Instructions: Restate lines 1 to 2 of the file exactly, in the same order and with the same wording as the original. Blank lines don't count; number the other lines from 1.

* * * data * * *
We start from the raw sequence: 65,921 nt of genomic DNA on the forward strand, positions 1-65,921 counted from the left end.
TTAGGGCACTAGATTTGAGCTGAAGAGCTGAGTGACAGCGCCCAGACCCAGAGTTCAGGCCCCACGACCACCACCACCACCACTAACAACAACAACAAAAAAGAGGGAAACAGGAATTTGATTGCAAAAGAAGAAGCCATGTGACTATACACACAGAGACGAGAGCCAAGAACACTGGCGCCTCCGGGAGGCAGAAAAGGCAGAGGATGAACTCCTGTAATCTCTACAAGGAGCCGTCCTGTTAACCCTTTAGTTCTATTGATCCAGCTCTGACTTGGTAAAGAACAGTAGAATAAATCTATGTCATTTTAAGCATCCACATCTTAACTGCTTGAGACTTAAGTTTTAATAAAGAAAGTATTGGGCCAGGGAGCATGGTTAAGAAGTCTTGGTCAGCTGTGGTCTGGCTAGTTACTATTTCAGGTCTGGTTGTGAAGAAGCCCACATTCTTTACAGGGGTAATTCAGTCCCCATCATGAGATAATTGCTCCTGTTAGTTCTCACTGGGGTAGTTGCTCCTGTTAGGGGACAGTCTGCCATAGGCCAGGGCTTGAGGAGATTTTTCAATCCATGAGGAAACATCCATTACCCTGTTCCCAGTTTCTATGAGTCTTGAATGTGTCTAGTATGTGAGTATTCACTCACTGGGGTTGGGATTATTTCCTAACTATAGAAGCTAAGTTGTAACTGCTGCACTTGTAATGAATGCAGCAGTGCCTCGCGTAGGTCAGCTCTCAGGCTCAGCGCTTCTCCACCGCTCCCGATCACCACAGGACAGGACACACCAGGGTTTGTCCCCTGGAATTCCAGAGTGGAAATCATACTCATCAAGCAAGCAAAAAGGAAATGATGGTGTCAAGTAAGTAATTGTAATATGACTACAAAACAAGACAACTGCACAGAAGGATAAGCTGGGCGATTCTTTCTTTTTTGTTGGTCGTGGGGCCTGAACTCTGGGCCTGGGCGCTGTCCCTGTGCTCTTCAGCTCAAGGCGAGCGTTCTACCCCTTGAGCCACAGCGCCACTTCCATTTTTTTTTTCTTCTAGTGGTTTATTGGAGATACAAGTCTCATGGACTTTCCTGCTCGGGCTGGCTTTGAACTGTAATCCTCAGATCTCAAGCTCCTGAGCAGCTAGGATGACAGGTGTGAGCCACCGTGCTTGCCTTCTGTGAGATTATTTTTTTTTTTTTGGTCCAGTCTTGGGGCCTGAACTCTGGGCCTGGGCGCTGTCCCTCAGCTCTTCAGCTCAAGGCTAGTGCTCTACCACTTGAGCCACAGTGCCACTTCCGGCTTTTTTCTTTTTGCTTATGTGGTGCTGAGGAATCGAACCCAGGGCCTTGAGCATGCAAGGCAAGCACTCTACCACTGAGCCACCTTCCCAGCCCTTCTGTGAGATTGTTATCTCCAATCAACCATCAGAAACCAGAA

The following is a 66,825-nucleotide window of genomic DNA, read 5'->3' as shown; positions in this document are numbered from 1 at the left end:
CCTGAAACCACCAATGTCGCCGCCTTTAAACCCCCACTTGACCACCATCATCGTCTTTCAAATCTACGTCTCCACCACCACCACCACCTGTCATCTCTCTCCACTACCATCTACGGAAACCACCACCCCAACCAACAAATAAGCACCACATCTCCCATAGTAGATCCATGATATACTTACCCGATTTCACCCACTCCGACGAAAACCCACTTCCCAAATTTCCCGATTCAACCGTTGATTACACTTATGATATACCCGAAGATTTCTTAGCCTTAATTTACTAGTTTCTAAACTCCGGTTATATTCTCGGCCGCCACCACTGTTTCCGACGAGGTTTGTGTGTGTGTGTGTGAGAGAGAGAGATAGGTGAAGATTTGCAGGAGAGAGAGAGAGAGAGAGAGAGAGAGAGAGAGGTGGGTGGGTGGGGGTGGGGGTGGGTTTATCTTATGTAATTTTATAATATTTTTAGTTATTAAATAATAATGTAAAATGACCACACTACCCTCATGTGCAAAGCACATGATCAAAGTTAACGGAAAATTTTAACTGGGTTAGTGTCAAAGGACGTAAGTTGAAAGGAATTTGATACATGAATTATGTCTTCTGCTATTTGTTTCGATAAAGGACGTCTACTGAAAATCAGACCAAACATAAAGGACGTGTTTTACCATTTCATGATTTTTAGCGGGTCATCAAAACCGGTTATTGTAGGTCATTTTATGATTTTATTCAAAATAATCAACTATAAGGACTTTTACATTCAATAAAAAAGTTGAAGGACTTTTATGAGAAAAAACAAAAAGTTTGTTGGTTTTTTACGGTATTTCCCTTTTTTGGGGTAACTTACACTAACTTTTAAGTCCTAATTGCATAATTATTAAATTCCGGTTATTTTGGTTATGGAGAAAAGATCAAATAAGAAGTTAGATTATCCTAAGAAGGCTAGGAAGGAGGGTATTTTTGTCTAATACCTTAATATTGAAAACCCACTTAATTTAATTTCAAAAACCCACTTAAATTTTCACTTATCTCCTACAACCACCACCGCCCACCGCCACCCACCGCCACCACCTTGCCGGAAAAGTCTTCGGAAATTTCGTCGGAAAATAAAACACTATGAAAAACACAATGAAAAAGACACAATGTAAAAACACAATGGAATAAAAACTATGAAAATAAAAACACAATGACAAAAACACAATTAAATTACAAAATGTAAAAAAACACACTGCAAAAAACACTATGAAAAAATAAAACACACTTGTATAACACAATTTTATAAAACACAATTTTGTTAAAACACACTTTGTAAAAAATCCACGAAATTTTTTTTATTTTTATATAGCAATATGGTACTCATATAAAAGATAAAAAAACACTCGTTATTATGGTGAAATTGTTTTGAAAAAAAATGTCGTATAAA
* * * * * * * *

We start from the raw sequence: 65,921 nt of genomic DNA on the forward strand, positions 1-65,921 counted from the left end.
TTAGGGCACTAGATTTGAGCTGAAGAGCTGAGTGACAGCGCCCAGACCCAGAGTTCAGGCCCCACGACCACCACCACCACCACTAACAACAACAACAAAAAAGAGGGAAACAGGAATTTGATTGCAAAAGAAGAAGCCATGTGACTATACACACAGAGACGAGAGCCAAGAACACTGGCGCCTCCGGGAGGCAGAAAAGGCAGAGGATGAACTCCTGTAATCTCTACAAGGAGCCGTCCTGTTAACCCTTTAGTTCTATTGATCCAGCTCTGACTTGGTAAAGAACAGTAGAATAAATCTATGTCATTTTAAGCATCCACATCTTAACTGCTTGAGACTTAAGTTTTAATAAAGAAAGTATTGGGCCAGGGAGCATGGTTAAGAAGTCTTGGTCAGCTGTGGTCTGGCTAGTTACTATTTCAGGTCTGGTTGTGAAGAAGCCCACATTCTTTACAGGGGTAATTCAGTCCCCATCATGAGATAATTGCTCCTGTTAGTTCTCACTGGGGTAGTTGCTCCTGTTAGGGGACAGTCTGCCATAGGCCAGGGCTTGAGGAGATTTTTCAATCCATGAGGAAACATCCATTACCCTGTTCCCAGTTTCTATGAGTCTTGAATGTGTCTAGTATGTGAGTATTCACTCACTGGGGTTGGGATTATTTCCTAACTATAGAAGCTAAGTTGTAACTGCTGCACTTGTAATGAATGCAGCAGTGCCTCGCGTAGGTCAGCTCTCAGGCTCAGCGCTTCTCCACCGCTCCCGATCACCACAGGACAGGACACACCAGGGTTTGTCCCCTGGAATTCCAGAGTGGAAATCATACTCATCAAGCAAGCAAAAAGGAAATGATGGTGTCAAGTAAGTAATTGTAATATGACTACAAAACAAGACAACTGCACAGAAGGATAAGCTGGGCGATTCTTTCTTTTTTGTTGGTCGTGGGGCCTGAACTCTGGGCCTGGGCGCTGTCCCTGTGCTCTTCAGCTCAAGGCGAGCGTTCTACCCCTTGAGCCACAGCGCCACTTCCATTTTTTTTTTCTTCTAGTGGTTTATTGGAGATACAAGTCTCATGGACTTTCCTGCTCGGGCTGGCTTTGAACTGTAATCCTCAGATCTCAAGCTCCTGAGCAGCTAGGATGACAGGTGTGAGCCACCGTGCTTGCCTTCTGTGAGATTATTTTTTTTTTTTTGGTCCAGTCTTGGGGCCTGAACTCTGGGCCTGGGCGCTGTCCCTCAGCTCTTCAGCTCAAGGCTAGTGCTCTACCACTTGAGCCACAGTGCCACTTCCGGCTTTTTTCTTTTTGCTTATGTGGTGCTGAGGAATCGAACCCAGGGCCTTGAGCATGCAAGGCAAGCACTCTACCACTGAGCCACCTTCCCAGCCCTTCTGTGAGATTGTTATCTCCAATCAACCATCAGAAACCAGAA